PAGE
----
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Singapore property investment sales down 45% in H1: Cushman & Wakefield

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Deals in the commercial sector accounted for 66 per cent of Q2's investment volume as big-ticket commercial deals make their return.

SINGAPORE'S property investment volume fell 45 per cent to S$6.13 billion in the first half of the year, according to preliminary data from Cushman & Wakefield on Thursday.

In the second quarter, preliminary investment volume stood at S$3.06 million, remaining stable from the first quarter's volume of S$3.07 billion.

Deals in the commercial sector accounted for 66 per cent of Q2's investment volume as big-ticket commercial deals make their return. Commercial volume surged to S$2.02 billion in Q2, 11 times that of S$183.4 million in Q1. 

The largest deal in Q2 was Alibaba Group buying a half stake in AXA Tower in a deal which values the property at S$1.68 billion. Perennial Real Estate also divested its 30 per cent stake in TripleOne Somerset to Shun Tak Holdings for S$155.1 million.

Another major commercial deal according to Cushman & Wakefield was one that involved Olayan Group purchasing the retail and banking units of 30 Raffles Place, formerly known as Chevron House, for S$315 million.

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In H1 2020, preliminary investment volume for the commercial sector stood at S$2.2 billion, 35.9 per cent of total investment volume.

Meanwhile, the hospitality sector remained quiet with no deals, as buyers wait on the sidelines for prices to be revised further downwards, the report said.

A "significant" portion of hospitality asset owners could be seeking to exit the sector in favour of more stable asset classes, due to uncertainty over the duration of the Covid-19 crisis and when tourism will return to pre-pandemic levels. This could lead to some deals in future quarters, Cushman & Wakefield noted.

Shaun Poh, Cushman & Wakefield executive director of capital markets, said some owners are expected to put up their assets for sale to free up liquidity during this post "circuit-breaker" period with the resulting recession. Funds with a fixed fund life will also be planning their exits.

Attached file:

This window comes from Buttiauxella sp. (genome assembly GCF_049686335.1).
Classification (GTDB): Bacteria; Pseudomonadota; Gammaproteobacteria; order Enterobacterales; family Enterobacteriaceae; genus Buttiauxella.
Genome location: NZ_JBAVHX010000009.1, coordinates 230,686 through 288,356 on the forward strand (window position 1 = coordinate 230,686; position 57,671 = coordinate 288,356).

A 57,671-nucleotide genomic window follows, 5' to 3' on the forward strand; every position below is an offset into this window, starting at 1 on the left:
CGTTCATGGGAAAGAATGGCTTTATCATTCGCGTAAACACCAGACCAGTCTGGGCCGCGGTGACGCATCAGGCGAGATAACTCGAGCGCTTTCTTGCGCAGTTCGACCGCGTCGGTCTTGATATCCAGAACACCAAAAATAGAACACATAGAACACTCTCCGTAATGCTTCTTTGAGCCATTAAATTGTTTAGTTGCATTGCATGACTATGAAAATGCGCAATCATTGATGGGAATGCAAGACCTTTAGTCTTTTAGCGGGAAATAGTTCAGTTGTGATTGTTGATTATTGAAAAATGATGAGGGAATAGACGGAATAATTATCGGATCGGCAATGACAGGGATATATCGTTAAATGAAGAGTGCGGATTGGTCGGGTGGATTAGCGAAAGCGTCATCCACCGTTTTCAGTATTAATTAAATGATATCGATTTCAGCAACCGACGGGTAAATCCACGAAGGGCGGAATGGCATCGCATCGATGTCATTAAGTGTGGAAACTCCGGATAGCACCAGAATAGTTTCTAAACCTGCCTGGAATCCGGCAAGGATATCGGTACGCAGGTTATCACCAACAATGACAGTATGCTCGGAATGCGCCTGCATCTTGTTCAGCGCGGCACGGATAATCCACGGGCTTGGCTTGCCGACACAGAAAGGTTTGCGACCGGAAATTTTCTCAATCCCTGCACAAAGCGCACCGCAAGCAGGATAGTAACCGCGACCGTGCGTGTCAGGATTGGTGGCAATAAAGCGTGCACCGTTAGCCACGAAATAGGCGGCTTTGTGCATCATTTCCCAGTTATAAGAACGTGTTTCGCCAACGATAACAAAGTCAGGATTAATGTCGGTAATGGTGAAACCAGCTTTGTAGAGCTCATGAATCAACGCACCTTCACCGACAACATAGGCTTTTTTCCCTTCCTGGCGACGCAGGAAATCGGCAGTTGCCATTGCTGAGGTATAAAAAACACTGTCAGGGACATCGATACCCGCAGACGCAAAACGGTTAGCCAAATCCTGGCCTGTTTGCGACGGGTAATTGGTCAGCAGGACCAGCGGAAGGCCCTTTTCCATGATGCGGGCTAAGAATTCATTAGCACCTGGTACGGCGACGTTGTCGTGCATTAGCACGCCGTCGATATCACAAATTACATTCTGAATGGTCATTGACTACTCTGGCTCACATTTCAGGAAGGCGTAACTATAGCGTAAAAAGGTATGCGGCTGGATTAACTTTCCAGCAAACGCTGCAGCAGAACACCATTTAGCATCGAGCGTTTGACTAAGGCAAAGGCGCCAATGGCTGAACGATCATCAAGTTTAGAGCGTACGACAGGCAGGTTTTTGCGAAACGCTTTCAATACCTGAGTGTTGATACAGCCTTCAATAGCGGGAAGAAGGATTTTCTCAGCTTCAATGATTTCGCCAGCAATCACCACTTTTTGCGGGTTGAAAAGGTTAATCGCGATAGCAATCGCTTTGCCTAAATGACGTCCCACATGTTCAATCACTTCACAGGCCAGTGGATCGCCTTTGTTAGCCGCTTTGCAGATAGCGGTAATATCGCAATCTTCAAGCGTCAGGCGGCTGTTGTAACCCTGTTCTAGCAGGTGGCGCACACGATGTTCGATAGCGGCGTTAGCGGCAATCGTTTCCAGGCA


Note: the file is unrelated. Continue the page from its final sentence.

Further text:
"As past recessions have shown, there are gains to be reaped when investors enter during the period when the market is going through a repricing to find its balance," he said.

Cushman & Wakefield is starting to see some market activity around investors sniffing out these opportunities and these might potentially be inked in the later part of the year, Mr Poh added.

In the industrial sector, Q2 volume remained stable at S$701.3 million, up 6 per cent from S$661.4 million in Q1. In the first half of the year, industrial investment volume was at S$1.36 billion.

Activity in the residential sector was muted in Q2 at S$305.4 million, down 84.9 per cent from S$2.02 billion in Q1, due to the absence of government land sales sites in the quarter. Preliminary investment volume for the residential sector in H1 2020 stood at S$2.33 billion.

Christine Li, Cushman & Wakefield head of research in Singapore and South-east Asia, expects the sluggish market sentiment to continue in the absence of a catalyst. Volume in the second half of the year is unlikely to increase significantly.

She expects the full-year property investment volume to be in the range of S$12 billion to S$15 billion. The approval of the CapitaLand Commercial Trust and CapitaLand Mall Trust mergers by unitholders would add an additional S$10 billion to the investment tally, bringing the full-year volume to be between S$22 billion and S$25 billion.

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